Our book, drawing on our many years of hands-on experience of both resource-dependent countries and finance-dependent ones, goes far beyond the boundaries of their research to create an unprecedented comprehensive body of evidence about the perils of oversized finance.
Despite the trillions flowing into and through the City of London, for instance, Britain performs worse on major human development indicators – inequality, infant mortality, poverty, and more – than Germany, Sweden, Canada and most of its other rich-country peers. Each ailment has many explanations, but oversized finance appears to be a major contributor.
The Finance Curse is a story about “Country Capture” – where an oversized financial sector comes to control the politics of a finance-dependent country and to dominate and hollow out its economy. Some elements of this ‘capture’ are already well understood but our book introduces a wide range of new ideas and analysis.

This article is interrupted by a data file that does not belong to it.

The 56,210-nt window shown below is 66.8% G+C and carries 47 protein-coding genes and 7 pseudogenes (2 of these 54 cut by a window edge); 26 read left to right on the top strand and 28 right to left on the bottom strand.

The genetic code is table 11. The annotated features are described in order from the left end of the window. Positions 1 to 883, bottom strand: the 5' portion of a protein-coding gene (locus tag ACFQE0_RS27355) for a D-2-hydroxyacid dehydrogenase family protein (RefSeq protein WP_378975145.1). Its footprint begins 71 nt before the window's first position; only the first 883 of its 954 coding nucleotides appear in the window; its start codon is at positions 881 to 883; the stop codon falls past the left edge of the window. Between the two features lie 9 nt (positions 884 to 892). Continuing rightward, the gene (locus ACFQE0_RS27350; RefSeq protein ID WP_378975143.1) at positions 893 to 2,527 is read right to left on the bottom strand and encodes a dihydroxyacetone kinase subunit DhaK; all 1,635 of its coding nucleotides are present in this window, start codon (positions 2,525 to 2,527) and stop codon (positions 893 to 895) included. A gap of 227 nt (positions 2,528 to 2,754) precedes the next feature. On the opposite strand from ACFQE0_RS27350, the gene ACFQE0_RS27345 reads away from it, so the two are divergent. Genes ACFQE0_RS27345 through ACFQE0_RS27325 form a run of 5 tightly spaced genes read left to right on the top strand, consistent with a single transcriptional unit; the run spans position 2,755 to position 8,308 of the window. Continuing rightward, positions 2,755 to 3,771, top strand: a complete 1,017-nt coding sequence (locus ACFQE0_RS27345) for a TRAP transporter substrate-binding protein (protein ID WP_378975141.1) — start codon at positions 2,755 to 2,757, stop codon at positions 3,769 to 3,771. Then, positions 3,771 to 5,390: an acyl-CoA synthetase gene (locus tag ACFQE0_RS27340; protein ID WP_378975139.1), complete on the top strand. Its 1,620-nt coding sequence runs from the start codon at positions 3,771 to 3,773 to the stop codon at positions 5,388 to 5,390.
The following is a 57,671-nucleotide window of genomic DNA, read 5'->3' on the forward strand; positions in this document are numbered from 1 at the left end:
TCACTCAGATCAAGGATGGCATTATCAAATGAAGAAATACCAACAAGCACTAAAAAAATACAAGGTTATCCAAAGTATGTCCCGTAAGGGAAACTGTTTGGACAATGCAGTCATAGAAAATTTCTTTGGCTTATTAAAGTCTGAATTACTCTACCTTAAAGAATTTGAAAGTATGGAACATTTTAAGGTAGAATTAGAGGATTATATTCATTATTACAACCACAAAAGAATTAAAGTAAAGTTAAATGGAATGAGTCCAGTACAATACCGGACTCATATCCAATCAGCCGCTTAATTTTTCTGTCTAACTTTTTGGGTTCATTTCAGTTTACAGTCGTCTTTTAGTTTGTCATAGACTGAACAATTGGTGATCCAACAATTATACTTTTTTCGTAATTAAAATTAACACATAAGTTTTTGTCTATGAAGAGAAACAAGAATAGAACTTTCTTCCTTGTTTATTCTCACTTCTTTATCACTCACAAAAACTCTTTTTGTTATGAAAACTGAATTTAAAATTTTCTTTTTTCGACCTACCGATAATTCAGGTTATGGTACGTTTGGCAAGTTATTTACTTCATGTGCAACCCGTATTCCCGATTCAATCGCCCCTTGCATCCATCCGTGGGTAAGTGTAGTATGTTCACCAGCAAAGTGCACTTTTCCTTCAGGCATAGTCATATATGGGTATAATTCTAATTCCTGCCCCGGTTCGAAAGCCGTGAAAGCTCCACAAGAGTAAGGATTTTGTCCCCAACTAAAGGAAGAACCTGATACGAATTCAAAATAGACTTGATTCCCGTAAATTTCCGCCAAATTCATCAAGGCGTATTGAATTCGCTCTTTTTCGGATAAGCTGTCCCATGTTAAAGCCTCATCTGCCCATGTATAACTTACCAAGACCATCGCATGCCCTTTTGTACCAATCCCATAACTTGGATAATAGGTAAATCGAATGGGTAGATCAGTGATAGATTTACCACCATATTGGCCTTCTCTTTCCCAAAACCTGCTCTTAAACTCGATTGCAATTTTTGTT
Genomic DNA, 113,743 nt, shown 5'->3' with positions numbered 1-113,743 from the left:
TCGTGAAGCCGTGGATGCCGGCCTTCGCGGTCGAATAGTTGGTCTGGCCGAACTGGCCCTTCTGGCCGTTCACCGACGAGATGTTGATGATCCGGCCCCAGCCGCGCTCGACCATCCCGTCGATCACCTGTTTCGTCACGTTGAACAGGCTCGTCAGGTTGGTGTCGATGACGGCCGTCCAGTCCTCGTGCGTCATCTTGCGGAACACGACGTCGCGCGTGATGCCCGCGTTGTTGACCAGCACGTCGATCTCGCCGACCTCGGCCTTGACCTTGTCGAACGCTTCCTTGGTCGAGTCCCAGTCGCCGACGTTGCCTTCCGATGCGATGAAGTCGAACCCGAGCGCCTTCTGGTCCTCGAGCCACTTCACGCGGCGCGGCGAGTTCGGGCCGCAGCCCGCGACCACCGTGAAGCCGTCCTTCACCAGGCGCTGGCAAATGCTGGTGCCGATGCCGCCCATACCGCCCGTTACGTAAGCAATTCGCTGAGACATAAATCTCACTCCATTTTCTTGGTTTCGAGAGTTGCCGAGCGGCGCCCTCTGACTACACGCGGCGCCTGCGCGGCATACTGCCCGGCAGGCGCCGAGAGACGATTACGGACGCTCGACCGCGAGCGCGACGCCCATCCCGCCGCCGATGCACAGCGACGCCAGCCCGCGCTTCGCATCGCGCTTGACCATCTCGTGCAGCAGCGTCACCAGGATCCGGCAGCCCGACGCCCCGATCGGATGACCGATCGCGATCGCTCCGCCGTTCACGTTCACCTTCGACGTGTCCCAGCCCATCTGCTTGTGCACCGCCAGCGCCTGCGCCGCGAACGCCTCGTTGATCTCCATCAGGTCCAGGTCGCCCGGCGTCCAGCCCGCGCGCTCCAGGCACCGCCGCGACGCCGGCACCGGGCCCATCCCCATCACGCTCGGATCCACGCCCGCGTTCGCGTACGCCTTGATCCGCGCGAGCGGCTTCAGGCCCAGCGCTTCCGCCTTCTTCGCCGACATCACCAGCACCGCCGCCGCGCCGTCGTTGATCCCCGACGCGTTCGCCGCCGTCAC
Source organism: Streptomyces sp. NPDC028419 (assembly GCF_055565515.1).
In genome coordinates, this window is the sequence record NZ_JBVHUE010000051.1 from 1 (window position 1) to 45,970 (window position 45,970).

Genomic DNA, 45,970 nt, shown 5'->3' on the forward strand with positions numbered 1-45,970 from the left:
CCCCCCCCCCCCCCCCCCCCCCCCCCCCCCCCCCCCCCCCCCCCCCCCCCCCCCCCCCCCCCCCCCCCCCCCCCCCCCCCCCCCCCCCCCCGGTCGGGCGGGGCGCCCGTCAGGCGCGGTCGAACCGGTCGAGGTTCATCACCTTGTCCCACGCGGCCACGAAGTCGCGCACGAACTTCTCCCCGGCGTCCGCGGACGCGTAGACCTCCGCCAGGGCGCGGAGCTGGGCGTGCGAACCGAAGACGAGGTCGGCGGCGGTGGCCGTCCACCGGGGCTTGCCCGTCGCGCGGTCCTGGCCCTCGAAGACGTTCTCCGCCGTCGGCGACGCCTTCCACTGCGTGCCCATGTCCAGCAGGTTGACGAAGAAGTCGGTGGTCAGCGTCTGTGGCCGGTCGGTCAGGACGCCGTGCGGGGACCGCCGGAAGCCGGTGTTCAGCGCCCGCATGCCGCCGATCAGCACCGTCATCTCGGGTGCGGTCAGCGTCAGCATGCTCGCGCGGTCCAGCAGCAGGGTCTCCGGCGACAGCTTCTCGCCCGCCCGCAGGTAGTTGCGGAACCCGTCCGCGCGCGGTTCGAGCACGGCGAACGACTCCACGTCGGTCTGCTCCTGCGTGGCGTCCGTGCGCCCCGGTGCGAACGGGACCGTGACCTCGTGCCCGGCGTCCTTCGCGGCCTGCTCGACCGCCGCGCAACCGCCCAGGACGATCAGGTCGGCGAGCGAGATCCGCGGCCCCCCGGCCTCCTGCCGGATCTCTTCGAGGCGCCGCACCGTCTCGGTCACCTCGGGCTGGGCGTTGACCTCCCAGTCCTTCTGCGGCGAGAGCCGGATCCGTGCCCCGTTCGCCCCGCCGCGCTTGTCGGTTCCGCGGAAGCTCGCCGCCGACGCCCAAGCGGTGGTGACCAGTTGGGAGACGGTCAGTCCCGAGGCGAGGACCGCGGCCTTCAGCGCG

In large finance-dependent countries such as Britain or the United States, the Finance Curse’s causes and effects are masked by background noise in large, raucous democracies. But in the small finance centres and tax havens such as the Cayman Islands or Cyprus, these complexities are stripped away and the phenomenon is laid bare in purer, more crystallised forms which are easier to see and understand.
The tax havens, which we have studied extensively, carry important lessons — and warnings — for larger finance-dependent countries.
This book starts with a brief overview of the Resource Curse. The main sections that follows, on the Finance Curse, start by looking at the most important and most widely publicised claims made by defenders of large financial sectors.
We then examine these claims in turn and reveal why nearly all of them are wrong. Along the way we expose catastrophic errors in studies that claim to demonstrate to policy makers the ‘contribution’ of finance.
Next, we show that not only is the ‘contribution’ of finance usually much smaller than advertised, but it is worse than that: a wide and diverse range of harms flow from having an overly large financial centre. One can plausibly say that for many countries, the net ‘contribution’ of finance is likely to be negative – in some cases strongly so.